Witness: Shooting of Miami Teen by Orlando Neighborhood "Watchman" Wasn't Self Defense

It's been almost three weeks now since Trayvon Martin, a 17-year-old from Miami, was shot to death by a neighborhood watchman in his father's Orlando-area suburb. Yet

by George Zimmerman, the self proclaimed watchman, remains free. He claims he acted in self defense, a position bolstered by the state's Stand Your Ground law signed into law by former Gov. Jeb Bush. However, now witnesses have come forward to claim that they don't think Zimmerman's self-defense claim stands up to the evidence.

Martin had gone to live with his father in the Standford, Florida when, on the night of February 26, he was returning from the store with a bag of Skittles. Zimmerman called police to report the "suspicious" boy walking the sidewalks, but then ended up confronting him. Zimmerman ended up shooting the unarmed Martin to death.

"We were in the kitchen. I heard the crying. It was a little boy. As soon as the gun went off, the crying stopped," witness Mary Cutcher tells Local 10.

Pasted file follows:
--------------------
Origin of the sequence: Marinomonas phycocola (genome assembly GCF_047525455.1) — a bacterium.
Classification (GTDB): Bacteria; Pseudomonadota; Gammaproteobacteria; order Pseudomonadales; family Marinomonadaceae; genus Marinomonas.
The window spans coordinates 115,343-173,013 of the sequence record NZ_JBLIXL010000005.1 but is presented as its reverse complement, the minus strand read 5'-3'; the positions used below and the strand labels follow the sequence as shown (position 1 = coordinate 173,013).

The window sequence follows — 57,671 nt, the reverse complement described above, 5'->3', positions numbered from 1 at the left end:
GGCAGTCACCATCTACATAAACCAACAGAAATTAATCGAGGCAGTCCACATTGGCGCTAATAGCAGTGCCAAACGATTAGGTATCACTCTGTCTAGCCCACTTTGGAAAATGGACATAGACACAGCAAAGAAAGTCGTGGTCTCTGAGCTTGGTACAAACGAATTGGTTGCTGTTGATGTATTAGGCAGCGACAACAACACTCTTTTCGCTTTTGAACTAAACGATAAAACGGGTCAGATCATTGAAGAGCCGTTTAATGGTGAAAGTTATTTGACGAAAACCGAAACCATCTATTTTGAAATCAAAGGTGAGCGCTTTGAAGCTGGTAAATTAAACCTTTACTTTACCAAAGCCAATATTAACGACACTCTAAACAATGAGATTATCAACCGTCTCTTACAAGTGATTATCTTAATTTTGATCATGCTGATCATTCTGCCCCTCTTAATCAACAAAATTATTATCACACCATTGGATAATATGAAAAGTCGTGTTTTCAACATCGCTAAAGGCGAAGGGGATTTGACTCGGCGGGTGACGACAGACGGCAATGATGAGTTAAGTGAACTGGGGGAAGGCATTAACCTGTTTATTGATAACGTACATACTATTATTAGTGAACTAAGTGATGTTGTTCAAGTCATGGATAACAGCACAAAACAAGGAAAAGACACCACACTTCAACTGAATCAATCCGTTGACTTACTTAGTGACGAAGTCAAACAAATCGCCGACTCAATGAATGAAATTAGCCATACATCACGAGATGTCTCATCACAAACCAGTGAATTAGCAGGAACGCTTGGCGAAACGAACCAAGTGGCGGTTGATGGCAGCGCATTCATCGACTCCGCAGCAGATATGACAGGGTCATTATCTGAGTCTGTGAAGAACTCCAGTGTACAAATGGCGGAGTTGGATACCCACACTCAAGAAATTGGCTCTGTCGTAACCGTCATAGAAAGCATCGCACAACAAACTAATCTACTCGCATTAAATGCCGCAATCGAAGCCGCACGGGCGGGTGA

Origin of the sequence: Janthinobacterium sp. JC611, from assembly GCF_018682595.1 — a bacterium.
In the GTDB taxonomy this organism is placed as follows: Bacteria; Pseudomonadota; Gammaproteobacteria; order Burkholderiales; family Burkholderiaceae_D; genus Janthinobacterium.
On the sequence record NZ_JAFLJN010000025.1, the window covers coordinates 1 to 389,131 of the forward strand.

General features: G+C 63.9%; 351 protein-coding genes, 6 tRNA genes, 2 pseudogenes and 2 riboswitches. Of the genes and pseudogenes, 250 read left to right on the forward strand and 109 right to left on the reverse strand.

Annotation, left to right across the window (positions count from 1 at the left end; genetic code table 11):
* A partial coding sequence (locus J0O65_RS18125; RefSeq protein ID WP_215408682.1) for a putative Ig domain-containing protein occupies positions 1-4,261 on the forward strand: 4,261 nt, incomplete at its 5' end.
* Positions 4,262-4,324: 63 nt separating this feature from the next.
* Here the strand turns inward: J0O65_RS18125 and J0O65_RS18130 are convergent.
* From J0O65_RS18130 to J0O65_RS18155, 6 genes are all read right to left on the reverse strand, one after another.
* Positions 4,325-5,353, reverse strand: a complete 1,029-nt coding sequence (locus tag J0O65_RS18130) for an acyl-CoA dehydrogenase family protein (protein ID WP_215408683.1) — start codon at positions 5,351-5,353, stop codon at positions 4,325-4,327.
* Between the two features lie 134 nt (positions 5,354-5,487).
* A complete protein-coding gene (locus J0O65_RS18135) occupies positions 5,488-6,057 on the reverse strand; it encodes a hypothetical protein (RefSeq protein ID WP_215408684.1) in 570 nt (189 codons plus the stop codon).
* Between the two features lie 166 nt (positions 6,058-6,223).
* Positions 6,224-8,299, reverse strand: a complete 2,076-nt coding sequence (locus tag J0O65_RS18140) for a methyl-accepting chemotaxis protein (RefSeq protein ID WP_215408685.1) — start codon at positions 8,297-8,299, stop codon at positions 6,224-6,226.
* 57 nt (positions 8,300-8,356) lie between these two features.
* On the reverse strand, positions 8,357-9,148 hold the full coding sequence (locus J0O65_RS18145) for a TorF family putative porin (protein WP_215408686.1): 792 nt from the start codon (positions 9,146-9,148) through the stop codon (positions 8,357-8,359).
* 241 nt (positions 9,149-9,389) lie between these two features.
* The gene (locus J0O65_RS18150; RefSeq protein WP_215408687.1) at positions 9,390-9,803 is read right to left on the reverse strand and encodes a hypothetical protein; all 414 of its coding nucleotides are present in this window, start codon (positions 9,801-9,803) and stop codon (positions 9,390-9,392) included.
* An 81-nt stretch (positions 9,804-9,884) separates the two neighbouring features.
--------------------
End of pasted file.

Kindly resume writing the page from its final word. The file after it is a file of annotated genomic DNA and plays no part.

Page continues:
"This was not self-defense," Cutcher elaborated to the Herald. "We heard no fighting, no wrestling, no punching. We heard a boy crying. As soon as the shot went off, it stopped, which tells me it was the child crying. If it had been Zimmerman crying, it wouldn't have stopped. If you're hurting, you're hurting."

She said she want outside after the shot and saw Zimmerman touching Martin's lifeless body.

"He was shot in the chest, and he was face-down. Therefore, he was not helping the kid," she tells Local 10. "I feel it was not self-defense."

Standford Police refused to arrest Zimmerman and have turned over the case to the State Attorney's Office.

However, now the family is calling on the FBI to investigate.

Follow Miami New Times on Facebook and Twitter @MiamiNewTimes.

KEEP MIAMI NEW TIMES FREE... Since we started Miami New Times, it has been defined as the free, independent voice of Miami, and we'd like to keep it that way. With local media under siege, it's more important than ever for us to rally support behind funding our local journalism. You can help by participating in our "I Support" program, allowing us to keep offering readers access to our incisive coverage of local news, food and culture with no paywalls.
Kyle Munzenrieder